Agriculture has been a mainstay of the North Carolina economy for generations, but NC State researchers like Drs. Ratna Sharma and Mari Chinn are working to help farmers feed more than humans and animals. The two assistant professors in the Department of Biological and Agricultural Engineering are experimenting with crops and agricultural waste materials to develop new fuel sources that could feed the state’s economic growth by powering generators and vehicles.

Sharma uses microorganisms to begin breaking down cotton stalks before introducing enzymes to convert the cellulose in the woody plants into sugar, which is then fermented into ethanol. Because microbes are sometimes inefficient, she also works with chemicals, heat, and supercritical fluids—high-pressure gases that act as solvents—to find the best method to kick-start the process. “We are changing from a hydrocarbon to a carbohydrate economy,” she says, noting she also experiments with wheat straw, barley, sorghum, and switchgrass as feedstocks to create ethanol.

Chinn works with more traditional crops, like North Carolina sweet potatoes, to produce biofuels. She also is investigating a combination of fermentation with a gasification furnace as an alternative production method. Partial combustion of plant-derived feedstocks generates gases that Clostridium bacteria can convert into ethanol and acetate, Chinn says. The acetate currently limits ethanol yields, so she is refining the process to boost ethanol output. Sharma says tapping such resources, much of which would be cast aside as waste, could create enough alternative fuels to meet about half of U.S. needs. “You’re really getting something out of nothing.”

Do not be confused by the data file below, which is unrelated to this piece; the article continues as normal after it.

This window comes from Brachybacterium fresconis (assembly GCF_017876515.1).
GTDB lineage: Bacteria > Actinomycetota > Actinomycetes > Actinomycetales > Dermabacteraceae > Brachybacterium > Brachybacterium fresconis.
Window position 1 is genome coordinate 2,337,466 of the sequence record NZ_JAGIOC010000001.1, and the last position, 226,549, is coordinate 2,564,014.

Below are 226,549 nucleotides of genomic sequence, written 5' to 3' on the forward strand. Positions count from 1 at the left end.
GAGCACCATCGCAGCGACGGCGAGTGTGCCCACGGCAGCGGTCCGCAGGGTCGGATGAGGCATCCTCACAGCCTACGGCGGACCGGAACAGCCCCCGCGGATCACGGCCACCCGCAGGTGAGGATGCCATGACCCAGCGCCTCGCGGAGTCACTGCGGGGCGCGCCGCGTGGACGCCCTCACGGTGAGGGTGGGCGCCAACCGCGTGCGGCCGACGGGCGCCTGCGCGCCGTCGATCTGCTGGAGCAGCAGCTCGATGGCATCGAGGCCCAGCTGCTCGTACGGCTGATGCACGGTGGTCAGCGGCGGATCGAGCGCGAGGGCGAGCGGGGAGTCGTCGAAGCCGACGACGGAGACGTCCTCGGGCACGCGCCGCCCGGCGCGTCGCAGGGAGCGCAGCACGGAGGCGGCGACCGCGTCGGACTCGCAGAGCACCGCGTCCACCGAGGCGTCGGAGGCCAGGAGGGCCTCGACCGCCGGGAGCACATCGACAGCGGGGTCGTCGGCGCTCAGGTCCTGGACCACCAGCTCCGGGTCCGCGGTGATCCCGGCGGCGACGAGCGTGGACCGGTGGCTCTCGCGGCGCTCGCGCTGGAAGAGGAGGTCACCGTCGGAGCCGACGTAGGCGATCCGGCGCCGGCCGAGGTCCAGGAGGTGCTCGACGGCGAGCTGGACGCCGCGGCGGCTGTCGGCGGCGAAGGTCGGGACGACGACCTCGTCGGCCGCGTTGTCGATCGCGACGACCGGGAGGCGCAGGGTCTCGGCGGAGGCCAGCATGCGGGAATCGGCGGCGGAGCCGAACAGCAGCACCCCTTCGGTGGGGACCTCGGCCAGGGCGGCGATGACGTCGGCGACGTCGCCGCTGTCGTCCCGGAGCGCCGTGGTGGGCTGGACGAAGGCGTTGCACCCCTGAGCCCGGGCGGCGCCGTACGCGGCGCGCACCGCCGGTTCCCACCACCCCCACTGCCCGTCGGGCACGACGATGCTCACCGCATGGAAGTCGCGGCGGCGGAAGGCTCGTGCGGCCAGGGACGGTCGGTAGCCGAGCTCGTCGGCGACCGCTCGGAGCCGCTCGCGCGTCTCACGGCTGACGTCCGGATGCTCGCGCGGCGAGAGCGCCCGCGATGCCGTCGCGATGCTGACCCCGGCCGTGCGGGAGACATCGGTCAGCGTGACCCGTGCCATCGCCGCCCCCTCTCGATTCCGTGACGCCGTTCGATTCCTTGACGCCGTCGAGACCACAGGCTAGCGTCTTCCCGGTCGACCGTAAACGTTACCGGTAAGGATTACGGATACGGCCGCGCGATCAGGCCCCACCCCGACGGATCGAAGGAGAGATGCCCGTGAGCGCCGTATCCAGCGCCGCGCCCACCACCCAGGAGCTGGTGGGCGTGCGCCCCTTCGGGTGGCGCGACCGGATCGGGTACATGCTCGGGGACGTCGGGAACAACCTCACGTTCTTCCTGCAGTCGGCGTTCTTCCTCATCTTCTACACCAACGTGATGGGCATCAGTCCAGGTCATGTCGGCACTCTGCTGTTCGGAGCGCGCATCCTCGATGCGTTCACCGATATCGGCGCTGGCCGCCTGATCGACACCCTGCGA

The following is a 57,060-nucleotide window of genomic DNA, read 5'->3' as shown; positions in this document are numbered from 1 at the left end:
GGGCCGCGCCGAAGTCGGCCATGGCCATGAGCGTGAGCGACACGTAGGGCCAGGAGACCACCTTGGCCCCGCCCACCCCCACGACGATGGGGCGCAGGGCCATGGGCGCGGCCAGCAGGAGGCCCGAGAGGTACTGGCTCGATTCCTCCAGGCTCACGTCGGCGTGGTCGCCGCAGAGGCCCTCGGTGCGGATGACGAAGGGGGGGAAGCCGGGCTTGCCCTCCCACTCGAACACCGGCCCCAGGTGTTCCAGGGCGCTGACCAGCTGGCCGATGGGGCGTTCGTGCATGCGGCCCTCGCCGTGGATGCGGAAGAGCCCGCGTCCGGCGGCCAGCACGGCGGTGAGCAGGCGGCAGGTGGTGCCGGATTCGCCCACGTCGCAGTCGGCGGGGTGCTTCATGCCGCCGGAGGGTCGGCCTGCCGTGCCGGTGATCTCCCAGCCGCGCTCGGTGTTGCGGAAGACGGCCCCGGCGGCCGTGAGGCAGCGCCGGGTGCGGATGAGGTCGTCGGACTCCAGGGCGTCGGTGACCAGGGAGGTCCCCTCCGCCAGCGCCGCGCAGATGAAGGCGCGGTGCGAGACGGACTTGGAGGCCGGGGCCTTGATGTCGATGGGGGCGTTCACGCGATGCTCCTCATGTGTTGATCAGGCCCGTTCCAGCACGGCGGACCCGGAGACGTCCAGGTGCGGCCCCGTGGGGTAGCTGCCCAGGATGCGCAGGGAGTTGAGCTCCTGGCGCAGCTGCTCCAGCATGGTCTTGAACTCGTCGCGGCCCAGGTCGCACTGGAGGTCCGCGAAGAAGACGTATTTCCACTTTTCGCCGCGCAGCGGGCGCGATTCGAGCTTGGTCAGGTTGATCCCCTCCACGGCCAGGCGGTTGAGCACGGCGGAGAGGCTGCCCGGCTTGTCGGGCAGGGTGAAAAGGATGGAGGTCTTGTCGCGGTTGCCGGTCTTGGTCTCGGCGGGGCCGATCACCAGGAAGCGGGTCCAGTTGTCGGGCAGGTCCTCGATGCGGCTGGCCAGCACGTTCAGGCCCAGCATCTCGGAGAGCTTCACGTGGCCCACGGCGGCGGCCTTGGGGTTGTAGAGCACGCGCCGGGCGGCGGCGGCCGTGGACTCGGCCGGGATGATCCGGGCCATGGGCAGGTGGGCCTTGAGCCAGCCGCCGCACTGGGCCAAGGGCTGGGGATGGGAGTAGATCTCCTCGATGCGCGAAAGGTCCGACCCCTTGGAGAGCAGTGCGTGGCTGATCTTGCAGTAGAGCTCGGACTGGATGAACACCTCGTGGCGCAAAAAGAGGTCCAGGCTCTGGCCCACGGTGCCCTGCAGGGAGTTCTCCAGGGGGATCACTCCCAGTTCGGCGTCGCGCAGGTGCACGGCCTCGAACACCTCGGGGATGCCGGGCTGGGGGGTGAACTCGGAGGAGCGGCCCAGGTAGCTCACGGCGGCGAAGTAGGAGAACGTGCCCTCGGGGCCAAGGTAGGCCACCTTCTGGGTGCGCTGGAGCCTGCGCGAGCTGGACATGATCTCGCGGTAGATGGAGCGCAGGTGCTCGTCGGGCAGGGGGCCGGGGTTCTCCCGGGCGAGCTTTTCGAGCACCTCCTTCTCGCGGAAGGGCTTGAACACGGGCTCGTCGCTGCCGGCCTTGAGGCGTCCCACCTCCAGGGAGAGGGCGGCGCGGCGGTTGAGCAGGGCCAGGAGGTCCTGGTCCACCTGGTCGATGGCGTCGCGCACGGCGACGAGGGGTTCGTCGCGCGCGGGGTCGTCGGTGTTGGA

Read more about NC State research into biofuels and other energy technologies in the Summer 2006 issue of RESULTS.